Amsterdam to halve Airbnb-style tourist rentals to 30 nights per year per guest – TechCrunch
Amsterdam city councilors have decided to halve the number of nights Airbnb hosts can rent their apartments in the city – imposing a cap of 30 nights per year, down from the current 60 per year (via DutchNews.nl). The new limit will come into effect in 2019.
It’s just the latest squeeze on the short term rental platform in Europe. (Although, to be clear, the Amsterdam cap applies to the use of any home-sharing platform by residents, not just Airbnb.)
Paris – Airbnb’s largest market in the region – now requires hosts on the platforms to register their apartments with the city so it can better track compliance. The French capital also caps the number of nights guests can book in their apartment, but at 120 per year a little more generously.
Meanwhile, Barcelona, another popular European tourist destination, has been cracking down on illegal tourist rentals for several years, implementing a series of measures intended to limit the growth of tourist rental platforms such as Airbnb.
And in Germany, Berlin city officials have used an amendment to the housing law to prevent anyone from renting an entire apartment to tourists on Airbnb without a permit – also stating that they intend to further reform the housing law to protect the local housing stock.
Although Airbnb hosted in December a draft of a new housing law in Berlin to recognize housing sharing, and expressed confidence that the city will eventually allow residents to rent their apartments for 60 nights a year without needing a permit.
Amsterdam’s chill on Airbnb is significant because the company had already trumpeted a 2016 deal with city council – which the couple said at the time aimed to promote “responsible housing sharing” and tackle ” illegal hotels ”- with agreed measures including Airbnb applying automation limits on hosts to cap listings at 60 nights per year.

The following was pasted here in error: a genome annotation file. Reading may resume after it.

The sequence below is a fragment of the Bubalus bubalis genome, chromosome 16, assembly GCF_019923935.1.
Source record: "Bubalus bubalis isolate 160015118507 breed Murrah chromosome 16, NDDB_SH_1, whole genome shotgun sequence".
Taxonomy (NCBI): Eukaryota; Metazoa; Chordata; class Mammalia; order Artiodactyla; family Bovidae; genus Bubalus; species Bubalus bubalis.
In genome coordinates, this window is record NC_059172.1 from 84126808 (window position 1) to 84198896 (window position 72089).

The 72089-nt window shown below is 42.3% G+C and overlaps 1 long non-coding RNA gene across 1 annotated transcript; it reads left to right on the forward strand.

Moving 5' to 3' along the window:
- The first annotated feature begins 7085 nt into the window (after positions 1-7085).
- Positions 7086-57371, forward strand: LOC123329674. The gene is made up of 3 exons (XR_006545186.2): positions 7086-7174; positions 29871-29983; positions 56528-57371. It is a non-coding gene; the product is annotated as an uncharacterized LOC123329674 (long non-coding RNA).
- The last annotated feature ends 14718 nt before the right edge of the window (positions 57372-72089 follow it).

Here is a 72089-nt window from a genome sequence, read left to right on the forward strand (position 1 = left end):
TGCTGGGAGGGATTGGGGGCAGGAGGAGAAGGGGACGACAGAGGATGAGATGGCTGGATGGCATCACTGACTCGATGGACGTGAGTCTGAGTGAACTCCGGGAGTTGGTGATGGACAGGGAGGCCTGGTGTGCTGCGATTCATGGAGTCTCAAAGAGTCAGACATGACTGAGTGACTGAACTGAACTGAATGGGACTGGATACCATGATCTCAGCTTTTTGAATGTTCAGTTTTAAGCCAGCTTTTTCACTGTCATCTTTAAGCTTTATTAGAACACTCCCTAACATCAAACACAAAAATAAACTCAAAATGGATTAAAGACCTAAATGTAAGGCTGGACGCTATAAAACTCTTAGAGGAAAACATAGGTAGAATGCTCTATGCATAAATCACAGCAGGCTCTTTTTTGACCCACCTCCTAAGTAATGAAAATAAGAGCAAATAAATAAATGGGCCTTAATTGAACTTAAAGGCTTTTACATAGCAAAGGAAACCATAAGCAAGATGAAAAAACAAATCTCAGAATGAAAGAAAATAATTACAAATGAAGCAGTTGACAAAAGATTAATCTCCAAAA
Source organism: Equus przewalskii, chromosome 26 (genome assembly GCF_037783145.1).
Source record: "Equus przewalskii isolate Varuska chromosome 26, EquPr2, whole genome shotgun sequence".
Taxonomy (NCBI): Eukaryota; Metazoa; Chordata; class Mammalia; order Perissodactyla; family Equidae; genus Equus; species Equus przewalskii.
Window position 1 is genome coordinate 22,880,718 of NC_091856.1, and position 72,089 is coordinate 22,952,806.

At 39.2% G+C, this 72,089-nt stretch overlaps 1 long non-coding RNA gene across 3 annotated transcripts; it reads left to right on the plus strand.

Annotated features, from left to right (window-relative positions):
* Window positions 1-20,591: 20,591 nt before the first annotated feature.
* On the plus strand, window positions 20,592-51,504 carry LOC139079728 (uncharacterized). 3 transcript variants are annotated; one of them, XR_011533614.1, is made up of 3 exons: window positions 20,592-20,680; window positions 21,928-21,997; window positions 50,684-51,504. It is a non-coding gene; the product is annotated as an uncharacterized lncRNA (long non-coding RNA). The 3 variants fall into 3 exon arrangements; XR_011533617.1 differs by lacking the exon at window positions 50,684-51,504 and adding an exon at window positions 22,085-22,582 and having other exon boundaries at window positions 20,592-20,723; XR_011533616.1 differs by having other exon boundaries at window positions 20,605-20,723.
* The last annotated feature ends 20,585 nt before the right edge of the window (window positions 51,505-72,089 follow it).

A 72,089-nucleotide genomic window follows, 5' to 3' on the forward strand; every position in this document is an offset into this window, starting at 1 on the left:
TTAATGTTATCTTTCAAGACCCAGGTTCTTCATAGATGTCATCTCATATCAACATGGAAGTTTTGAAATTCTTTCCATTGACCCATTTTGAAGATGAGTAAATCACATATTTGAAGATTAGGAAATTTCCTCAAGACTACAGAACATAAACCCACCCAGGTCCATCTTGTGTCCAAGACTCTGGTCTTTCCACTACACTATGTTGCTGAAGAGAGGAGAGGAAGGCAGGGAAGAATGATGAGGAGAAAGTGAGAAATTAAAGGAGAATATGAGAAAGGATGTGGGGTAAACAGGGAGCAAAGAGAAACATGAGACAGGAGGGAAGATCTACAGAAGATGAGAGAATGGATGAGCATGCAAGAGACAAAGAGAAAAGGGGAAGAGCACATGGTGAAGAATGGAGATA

Airbnb also said it will promote a new neighborhood tool that would allow anyone in the city to share concerns about an ad, such as noise complaints.
It also pledged to continue to share aggregated information with the city council on the impacts of home sharing and to publish data on its enforcement measures each year.
Clearly, the package of measures has failed to allay local concerns about antisocial behavior related to short-term tourist rentals, or adequately reassure about the longer-term impacts of platforms like Airbnb on businesses. local communities.
“I agree that reducing the duration is not the solution to the city’s congestion, but it will reduce the problems caused by tourists in some areas and make it less attractive to use your home as a way to earn money. “said Laurens, city councilor for housing in Amsterdam. Ivens has reportedly spoken about the decision to lower the cap to 30 nights.
Responding to the decision in a statement, Bo de Koning, Airbnb’s public policy manager for the Netherlands and Scandinavia, expressed his disappointment and claimed that the typical Amsterdam owner on Airbnb earns less than € 4,000 per year, sharing her home for an average of less than 3 days per month.
She also said that half of the city’s Airbnb owners are self-employed; one in four is under 30 and over 40 percent use the income to stay in their home.
In 2015 and 2016, Airbnb collected more than 11 million euros in tourist tax for the city, she added.
“The Airbnb community – made up of 19,000 Amsterdam owners – is disappointed with your intention to prevail big hotels over Amsterdam families who sometimes share their homes and punish them for the shortcomings of other platforms in promoting rentals. responsible vacation, ”she said. “Airbnb has been a proactive and united partner of Amsterdam since 2014.”